SEAM, s[=e]m, _n._ (_Shak._) grease, hog's lard.--_v.t._ to grease. [O. Fr.

_sain_--L. _sagina_, grease.]

SEAM, s[=e]m, _n._ that which is sewed: a piece of plain sewing: the line formed by the sewing together of two pieces: a line of union: a vein or stratum of metal, ore, coal, &c.: a suture: (_geol._) a thin layer between thicker strata.--_v.t._ to unite by a seam: to sew: to make a seam in.--_ns._ SEAM'ER, one who seams; SEAM'ING-LACE, a galloon, braiding, gold lace, &c. to sew upon seams in upholstery; SEAM'ING-MACHINE', a power-tool for bending sheet-metal as required: a machine used to join fabrics lengthwise preparatory to printing, &c.--_adj._ SEAM'LESS, without a seam: woven throughout.--_ns._ SEAM'-PRESS'ER, an implement used to press down the newly-ploughed furrow: a goose or iron used by tailors to flatten the seams of cloth; SEAM'-RENT, a rent along a seam; SEAM'-ROLL'ER, in leather-working, a rubber for flattening down the edges of seams; SEAM'-RUBB'ER; SEAM'-SET, a grooved punch used by tinmen; SEAM'STER, one who sews:--_fem._ SEAM'STRESS; SEAM'STRESSY (_Sterne_), sewing.--_adj._ SEAM'Y, having a seam or seams.--_n._ SEAM'Y-SIDE, the worst side or view of anything.--WHITE SEAM (_Scot._), underclothing in the process of making.

[A.S. _seam_--_siwian_, to sew; Dut. _zoom_, Ger. _saum_.]

SEAM, s[=e]m, _n._ a load for a pack-horse, eight bushels of grain. [A.S.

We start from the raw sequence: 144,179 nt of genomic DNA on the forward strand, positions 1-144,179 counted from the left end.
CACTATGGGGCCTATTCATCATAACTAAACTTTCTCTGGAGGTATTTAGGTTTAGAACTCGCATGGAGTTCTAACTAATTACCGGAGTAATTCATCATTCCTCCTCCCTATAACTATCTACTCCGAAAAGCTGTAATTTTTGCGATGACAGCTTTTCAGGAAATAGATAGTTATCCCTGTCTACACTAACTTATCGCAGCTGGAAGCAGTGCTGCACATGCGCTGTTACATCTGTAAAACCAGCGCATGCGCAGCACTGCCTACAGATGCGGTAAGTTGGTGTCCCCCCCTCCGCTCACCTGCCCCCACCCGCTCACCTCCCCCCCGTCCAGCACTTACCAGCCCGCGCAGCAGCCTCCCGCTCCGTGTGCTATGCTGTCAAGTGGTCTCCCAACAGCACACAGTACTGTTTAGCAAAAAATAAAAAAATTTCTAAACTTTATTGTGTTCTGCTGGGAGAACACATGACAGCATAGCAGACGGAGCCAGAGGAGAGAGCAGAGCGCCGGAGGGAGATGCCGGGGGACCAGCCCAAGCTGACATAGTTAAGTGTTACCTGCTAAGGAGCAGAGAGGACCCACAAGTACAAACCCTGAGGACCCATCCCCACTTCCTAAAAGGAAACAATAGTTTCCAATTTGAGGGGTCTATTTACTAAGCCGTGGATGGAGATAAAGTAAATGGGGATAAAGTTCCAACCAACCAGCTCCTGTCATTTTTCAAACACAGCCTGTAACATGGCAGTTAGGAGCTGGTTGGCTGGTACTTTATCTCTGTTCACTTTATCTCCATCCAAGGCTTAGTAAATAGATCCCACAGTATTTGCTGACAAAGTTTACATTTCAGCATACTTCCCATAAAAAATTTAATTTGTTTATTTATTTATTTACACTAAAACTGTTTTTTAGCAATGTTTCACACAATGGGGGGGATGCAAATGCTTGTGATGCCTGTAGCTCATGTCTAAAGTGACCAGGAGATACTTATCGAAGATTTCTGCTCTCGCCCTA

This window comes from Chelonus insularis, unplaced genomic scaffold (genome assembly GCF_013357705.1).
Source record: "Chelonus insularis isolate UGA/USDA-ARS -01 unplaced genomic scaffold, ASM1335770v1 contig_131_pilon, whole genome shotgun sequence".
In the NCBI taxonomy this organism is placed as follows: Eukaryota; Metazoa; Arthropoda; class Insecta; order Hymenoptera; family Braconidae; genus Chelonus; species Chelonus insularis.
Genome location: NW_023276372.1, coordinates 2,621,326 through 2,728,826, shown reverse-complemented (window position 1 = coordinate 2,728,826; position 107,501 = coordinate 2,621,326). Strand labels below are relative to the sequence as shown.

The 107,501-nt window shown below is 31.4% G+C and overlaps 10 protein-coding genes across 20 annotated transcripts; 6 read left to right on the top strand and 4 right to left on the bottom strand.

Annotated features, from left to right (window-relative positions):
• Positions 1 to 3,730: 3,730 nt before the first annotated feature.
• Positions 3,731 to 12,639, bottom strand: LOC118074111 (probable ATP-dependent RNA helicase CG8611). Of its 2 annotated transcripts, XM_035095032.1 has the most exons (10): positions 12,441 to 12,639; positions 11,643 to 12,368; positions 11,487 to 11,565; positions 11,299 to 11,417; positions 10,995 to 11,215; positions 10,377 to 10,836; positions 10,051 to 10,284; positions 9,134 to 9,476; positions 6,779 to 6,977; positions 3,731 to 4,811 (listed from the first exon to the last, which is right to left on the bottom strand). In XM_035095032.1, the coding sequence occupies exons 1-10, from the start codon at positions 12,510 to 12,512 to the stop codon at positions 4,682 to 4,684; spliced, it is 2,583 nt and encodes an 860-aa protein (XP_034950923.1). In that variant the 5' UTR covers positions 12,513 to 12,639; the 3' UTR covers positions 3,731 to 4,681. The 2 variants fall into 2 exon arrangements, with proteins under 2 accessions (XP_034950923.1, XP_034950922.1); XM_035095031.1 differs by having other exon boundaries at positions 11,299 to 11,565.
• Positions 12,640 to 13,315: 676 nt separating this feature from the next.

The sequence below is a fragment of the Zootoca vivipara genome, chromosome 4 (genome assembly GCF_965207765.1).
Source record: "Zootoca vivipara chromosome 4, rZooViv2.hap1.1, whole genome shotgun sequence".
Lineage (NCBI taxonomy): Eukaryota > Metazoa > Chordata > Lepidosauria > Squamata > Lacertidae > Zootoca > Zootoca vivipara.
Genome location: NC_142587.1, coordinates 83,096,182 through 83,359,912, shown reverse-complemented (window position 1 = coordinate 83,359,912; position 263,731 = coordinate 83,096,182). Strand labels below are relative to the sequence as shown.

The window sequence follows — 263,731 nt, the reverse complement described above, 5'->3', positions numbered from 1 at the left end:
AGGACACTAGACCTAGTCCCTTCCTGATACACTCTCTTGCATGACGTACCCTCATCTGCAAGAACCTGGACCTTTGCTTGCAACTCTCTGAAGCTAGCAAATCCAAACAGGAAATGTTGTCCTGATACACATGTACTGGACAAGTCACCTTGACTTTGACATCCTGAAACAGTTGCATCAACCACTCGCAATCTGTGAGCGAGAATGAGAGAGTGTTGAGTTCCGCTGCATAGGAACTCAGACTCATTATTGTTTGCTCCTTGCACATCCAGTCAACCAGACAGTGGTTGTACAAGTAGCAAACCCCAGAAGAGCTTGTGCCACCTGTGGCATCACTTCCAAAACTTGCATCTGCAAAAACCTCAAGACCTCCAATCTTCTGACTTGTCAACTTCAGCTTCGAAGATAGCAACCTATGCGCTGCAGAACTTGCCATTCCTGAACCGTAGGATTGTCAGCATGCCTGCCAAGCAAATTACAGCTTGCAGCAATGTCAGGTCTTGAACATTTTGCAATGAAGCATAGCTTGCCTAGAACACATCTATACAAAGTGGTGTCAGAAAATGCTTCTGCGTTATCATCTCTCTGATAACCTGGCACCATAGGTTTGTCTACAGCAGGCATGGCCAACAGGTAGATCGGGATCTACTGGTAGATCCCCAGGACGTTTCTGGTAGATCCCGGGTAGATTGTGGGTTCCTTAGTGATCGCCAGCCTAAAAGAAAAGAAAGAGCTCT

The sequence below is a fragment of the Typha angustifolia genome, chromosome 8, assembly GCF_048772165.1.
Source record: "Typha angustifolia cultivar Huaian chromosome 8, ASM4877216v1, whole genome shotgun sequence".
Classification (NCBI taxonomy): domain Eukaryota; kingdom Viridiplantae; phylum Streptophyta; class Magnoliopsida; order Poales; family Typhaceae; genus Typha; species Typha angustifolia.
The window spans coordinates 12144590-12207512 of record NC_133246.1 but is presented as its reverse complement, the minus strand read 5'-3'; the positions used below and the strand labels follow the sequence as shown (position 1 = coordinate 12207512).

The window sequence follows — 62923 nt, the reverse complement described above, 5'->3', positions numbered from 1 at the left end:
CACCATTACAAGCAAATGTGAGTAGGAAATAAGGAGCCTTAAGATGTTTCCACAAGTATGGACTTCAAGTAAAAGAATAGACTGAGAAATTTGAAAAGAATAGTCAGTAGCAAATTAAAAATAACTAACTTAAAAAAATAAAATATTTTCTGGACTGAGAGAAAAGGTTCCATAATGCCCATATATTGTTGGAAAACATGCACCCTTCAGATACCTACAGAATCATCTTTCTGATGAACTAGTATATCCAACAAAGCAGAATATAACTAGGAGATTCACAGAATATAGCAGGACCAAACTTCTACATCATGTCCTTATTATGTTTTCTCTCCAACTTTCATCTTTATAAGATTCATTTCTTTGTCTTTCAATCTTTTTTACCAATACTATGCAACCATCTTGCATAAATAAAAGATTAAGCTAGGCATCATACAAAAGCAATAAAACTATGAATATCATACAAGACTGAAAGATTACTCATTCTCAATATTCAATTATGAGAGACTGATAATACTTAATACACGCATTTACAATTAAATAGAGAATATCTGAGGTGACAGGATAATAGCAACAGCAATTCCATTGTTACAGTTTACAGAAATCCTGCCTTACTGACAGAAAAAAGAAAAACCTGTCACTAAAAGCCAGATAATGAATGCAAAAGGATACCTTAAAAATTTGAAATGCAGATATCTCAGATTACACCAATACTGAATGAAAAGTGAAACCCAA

_seam_, a burden--L. _sagma_--Gr. _sagma_, a pack-saddle.]

SEAMED, s[=e]md, _adj._ in falconry, not in good condition. [Prob. related to _Seam_ (1).]

SEAN, s[=e]n, _n._ a drag-net: a seine. [_Seine_.]

SeANCE, s[=a]'angs, _n._ a sitting, as of some public body: a sitting for consideration or inquiry, esp. a meeting of spiritualists for the consultation of spirits. [Fr.,--L. _sed[=e]re_, to sit.]

SEANNACHIE, sen'a-h[=e], _n._ a bard among the Scottish Highlanders who recited the traditions of a clan.--Also SEANN'ACHY, SENN'ACHIE. [Gael.


SEAR, s[=e]r, _n._ the catch in a gun-lock by which it is held at cock or half-cock: a part of a gun-lock.--_n._ SEAR'-SPRING, a spring in a gun-lock. [O. Fr. _serre_--L. _sera_, a bar.]

SEAR, s[=e]r, _v.t._ to dry up: to burn to dryness on the surface: to scorch: to cauterise: to render callous or insensible.--_adj._ dry, withered.--_adj._ SEARED, dried up: burned: hardened.--_ns._ SEARED'NESS, hardness, insensibility; SEAR'NESS, dryness; SEAR'WOOD, wood dry enough to burn. [A.S. _sear_, dry, _searian_, to dry up; Low Ger. _soor_, Dut.


SEARCE, sers, _v.t._ (_Scot._) to sift through a sieve.--_n._ a sieve.